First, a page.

As audiologists, it is necessary that we are able to quickly obtain results and put together relevant clinical information to properly care for our patients. Reasoning through available information is an important part of our clinical decision making. How we base our decisions can impact our test procedures, the patient’s diagnosis, how their treatment plan is fashioned, referrals to ENT physicians or other allied healthcare professions, and how we decide to make use of resources that are available to us. It’s easy to imagine that in our day-to-day we are constantly bombarded by information in our environment. Sometimes we are able to sit down and deliberate each piece of information that’s available to us, but other times we make quick decisions and adapt on the fly. We take what snapshot of information we have available to us and apply some of our previous experiences. This problem-solving strategy called heuristics is what often allows us to come to a quick judgment. While heuristics are helpful in navigating the myriad of choices we have each day, that doesn’t always mean they are always correct. Using shortcuts can lead to poor judgment and in some cases, bias our decision-making potential.

What does this mean for us as hearing healthcare professionals? If we as audiologists don’t challenge the heuristics that guide our decision-making, our cognitive bias may lead to ineffectiveness and poorer health outcomes for our patients. While there are many types of cognitive bias that have been well-studied in psychological research, it is important that we make ourselves aware of potential pitfalls so that we can become better clinicians. Below is a table adapted from Schlonsky et al. (2019) that looks at a few that are commonly documented in the medical field.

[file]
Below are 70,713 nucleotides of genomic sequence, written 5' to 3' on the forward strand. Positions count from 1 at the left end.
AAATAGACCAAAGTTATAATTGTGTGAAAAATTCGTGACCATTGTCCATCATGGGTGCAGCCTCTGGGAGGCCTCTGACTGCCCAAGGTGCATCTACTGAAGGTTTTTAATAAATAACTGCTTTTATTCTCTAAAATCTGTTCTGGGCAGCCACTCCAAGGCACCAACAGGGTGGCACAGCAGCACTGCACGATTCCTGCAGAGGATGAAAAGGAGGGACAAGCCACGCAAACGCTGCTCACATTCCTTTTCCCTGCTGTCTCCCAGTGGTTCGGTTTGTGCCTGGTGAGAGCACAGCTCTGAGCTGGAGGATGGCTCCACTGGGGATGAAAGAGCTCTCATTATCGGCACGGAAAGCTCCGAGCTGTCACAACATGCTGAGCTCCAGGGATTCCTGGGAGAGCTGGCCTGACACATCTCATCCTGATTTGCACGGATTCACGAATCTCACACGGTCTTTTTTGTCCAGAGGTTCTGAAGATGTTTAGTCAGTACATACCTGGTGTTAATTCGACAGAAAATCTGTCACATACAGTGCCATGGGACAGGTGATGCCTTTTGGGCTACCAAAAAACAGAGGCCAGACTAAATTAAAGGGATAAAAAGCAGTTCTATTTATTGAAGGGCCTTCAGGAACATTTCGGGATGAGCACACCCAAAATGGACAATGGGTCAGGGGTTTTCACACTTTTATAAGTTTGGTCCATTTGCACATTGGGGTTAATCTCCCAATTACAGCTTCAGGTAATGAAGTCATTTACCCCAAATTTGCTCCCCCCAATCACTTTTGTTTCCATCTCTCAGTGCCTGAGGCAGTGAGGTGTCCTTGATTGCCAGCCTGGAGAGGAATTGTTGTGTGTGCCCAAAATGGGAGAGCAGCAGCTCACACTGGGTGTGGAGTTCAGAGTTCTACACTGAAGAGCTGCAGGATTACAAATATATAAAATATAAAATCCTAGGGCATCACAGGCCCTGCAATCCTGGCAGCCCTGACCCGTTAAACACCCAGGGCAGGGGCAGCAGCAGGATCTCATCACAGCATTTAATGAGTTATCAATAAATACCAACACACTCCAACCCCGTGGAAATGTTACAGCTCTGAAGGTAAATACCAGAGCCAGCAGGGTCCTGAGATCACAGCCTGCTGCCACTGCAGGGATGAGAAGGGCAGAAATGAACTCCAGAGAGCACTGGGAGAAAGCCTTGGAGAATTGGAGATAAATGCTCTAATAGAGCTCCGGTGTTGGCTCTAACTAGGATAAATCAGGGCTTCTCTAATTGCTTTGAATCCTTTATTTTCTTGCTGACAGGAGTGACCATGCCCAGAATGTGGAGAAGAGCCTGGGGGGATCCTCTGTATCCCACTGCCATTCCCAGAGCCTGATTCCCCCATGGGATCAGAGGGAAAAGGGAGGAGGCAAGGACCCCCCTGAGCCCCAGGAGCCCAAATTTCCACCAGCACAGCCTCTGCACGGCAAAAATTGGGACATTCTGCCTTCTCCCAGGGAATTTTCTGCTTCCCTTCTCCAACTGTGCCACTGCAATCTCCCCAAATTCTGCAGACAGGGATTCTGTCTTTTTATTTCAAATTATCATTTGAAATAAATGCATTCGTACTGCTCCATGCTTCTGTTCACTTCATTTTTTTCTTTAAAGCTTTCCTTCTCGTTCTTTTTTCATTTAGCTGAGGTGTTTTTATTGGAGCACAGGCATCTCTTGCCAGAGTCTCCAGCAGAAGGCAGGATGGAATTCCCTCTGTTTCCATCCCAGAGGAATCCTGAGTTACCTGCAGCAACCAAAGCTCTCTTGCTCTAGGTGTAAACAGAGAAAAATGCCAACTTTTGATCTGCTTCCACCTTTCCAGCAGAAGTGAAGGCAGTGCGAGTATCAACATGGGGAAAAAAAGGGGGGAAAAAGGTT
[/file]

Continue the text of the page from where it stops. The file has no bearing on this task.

Cognitive Bias



Tendency for a decision to be influenced by affective states (e.g., emotion, feelings, etc.)


Relying excessively on an initial piece of information (i.e., the “anchor”) to make subsequent judgments during a

decision-making process


Shaping a decision or judgment based on a prior expectation


Tendency for perceptions or judgments to be influenced by a person's recurring thoughts at that time


Making judgments about the likelihood of an event based on how readily examples come to mind


Tendency to search for, interpret, favor, and/or recall information that confirms an existing belief or hypothesis

Framing Effect

Being disproportionately influenced by how a problem is described (e.g., with positive or negative semantics)


Tendency to think one knows more than one does, especially if placing faith in opinions without gathering necessary supporting evidence

Preventable medical errors are estimated to cost the US healthcare system $20 billion annually. Misdiagnosis in medicine has been explored in critically acclaimed texts such as To Err is Human: Building a Safer Health System, and How Doctors Think. Medical errors have also made it to the big screen in documentaries such as HBO’s Bleed Out (2018). In a recent analysis by Galvin et al. (2019) in the Journal of the American Academy of Audiology (JAAA), they found no peer-reviewed studies that look at strategies to reduce biases in the audiology clinic. Best practices continue to be a hot-button issue within audiology and is a topic that is often explored within our Academy. It’s a topic that is heavily researched and was likely emphasized throughout your educational coursework, one that is increasingly prevalent in social media, and one that our patients are continuing to be aware of as they walk through the doors of our clinic. While more research continues to explore this topic, what can we do in our day-to-day to help reduce cognitive bias and ensure we are sticking to best practices?